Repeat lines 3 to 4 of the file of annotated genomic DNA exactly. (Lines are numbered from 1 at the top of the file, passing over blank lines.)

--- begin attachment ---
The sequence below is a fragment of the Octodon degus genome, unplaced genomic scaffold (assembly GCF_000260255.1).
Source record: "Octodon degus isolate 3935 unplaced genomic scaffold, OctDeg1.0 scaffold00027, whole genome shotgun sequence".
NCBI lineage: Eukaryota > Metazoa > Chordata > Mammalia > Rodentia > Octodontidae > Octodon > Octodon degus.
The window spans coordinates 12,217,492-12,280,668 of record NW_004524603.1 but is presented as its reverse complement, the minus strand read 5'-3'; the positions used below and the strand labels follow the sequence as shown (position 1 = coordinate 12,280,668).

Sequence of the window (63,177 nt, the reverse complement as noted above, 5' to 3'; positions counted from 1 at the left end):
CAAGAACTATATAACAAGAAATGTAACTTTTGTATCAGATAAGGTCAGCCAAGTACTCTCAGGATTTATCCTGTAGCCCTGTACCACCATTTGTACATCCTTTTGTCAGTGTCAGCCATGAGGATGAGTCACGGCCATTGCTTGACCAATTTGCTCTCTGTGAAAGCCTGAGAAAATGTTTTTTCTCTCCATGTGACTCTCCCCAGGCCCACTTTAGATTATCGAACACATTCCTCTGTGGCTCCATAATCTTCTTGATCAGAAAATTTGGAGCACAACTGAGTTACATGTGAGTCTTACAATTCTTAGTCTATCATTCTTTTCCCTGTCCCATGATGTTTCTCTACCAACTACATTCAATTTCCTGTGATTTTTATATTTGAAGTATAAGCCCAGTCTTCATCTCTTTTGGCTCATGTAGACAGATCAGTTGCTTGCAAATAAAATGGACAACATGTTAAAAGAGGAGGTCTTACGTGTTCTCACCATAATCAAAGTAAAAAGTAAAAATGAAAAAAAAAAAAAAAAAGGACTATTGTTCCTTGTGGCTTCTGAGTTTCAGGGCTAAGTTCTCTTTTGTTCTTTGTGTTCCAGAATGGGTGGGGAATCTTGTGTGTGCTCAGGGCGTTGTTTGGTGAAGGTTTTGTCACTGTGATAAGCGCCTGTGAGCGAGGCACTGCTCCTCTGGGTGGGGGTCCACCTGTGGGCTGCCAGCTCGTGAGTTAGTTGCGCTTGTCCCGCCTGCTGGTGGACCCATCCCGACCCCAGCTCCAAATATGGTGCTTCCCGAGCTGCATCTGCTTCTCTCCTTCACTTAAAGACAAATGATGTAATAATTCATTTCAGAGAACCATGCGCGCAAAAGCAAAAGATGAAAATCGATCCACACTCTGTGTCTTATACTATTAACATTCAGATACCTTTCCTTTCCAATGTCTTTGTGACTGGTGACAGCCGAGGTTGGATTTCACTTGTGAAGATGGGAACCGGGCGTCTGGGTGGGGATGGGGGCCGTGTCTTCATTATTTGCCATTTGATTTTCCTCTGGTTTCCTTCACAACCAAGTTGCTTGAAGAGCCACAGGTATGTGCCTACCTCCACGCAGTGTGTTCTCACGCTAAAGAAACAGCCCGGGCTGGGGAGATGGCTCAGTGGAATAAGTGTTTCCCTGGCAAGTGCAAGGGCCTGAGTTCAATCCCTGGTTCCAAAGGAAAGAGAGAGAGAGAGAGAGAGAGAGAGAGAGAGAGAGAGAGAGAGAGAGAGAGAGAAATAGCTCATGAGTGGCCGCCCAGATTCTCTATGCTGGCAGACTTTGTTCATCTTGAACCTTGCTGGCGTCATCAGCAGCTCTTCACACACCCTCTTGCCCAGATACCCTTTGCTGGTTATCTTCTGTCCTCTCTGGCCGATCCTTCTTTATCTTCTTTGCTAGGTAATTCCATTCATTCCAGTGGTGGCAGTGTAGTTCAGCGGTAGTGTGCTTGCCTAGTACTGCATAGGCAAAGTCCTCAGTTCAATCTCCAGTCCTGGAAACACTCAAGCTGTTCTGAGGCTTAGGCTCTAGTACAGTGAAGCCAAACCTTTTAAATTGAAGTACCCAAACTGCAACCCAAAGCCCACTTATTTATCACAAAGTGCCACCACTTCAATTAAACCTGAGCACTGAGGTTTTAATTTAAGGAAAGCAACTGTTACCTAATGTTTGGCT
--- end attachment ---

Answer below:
NCBI lineage: Eukaryota > Metazoa > Chordata > Mammalia > Rodentia > Octodontidae > Octodon > Octodon degus.
The window spans coordinates 12,217,492-12,280,668 of record NW_004524603.1 but is presented as its reverse complement, the minus strand read 5'-3'; the positions used below and the strand labels follow the sequence as shown (position 1 = coordinate 12,280,668).